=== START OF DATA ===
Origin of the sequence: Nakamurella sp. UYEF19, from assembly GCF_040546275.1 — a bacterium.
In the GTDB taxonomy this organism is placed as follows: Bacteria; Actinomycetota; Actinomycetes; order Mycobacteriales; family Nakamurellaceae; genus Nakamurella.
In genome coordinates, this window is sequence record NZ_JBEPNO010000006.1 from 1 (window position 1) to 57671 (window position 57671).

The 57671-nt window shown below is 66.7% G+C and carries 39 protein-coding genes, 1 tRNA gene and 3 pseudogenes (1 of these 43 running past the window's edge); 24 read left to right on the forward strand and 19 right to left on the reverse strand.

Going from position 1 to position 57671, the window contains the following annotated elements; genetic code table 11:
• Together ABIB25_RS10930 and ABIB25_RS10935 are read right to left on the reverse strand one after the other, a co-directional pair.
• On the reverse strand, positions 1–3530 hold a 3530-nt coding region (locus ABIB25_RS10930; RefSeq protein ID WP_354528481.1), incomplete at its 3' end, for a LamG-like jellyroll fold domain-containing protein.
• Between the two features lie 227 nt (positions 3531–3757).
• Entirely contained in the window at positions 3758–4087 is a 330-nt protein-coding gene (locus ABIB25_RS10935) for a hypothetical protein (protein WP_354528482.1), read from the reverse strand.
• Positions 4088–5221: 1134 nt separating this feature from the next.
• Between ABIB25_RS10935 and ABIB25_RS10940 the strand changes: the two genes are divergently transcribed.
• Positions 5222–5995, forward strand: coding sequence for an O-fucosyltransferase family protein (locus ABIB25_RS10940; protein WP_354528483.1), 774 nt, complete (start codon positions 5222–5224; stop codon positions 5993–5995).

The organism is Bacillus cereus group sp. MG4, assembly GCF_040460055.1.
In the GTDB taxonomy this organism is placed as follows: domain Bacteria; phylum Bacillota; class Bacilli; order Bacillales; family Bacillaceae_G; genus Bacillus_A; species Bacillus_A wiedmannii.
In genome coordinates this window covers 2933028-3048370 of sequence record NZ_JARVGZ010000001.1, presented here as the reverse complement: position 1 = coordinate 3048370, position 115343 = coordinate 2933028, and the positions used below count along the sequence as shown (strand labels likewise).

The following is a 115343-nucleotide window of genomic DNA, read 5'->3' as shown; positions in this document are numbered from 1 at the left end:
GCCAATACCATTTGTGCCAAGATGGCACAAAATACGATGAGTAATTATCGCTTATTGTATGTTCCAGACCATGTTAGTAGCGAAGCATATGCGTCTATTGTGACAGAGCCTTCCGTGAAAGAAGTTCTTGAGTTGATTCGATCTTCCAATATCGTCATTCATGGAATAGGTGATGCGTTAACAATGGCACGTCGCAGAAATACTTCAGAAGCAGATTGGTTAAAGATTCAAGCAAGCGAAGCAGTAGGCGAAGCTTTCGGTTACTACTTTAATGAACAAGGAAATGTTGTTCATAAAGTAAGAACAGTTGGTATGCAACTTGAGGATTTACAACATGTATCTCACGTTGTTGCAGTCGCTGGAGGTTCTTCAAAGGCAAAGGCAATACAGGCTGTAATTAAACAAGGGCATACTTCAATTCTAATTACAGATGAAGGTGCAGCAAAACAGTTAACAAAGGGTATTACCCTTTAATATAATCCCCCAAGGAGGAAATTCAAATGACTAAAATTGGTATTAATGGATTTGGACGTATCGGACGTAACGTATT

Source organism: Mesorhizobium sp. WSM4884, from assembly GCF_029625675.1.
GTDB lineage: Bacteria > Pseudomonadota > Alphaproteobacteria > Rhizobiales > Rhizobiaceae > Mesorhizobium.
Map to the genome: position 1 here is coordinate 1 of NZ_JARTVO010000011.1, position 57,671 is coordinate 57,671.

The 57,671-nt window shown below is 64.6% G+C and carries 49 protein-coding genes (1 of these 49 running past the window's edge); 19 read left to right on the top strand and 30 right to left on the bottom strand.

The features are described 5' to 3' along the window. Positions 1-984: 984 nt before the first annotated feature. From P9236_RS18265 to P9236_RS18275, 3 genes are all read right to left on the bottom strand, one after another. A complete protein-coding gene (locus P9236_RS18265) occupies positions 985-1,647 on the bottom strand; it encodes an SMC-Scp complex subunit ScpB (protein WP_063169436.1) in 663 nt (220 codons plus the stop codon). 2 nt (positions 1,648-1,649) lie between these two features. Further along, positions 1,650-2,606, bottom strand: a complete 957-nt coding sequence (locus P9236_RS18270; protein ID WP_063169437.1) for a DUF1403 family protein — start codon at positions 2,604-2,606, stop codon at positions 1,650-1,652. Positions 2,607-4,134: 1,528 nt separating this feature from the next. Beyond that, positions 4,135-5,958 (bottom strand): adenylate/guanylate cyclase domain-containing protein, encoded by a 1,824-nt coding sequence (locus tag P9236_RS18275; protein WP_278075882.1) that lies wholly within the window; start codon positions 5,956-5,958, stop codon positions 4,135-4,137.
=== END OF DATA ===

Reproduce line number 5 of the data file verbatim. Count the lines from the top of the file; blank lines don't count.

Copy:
Going from position 1 to position 57671, the window contains the following annotated elements; genetic code table 11: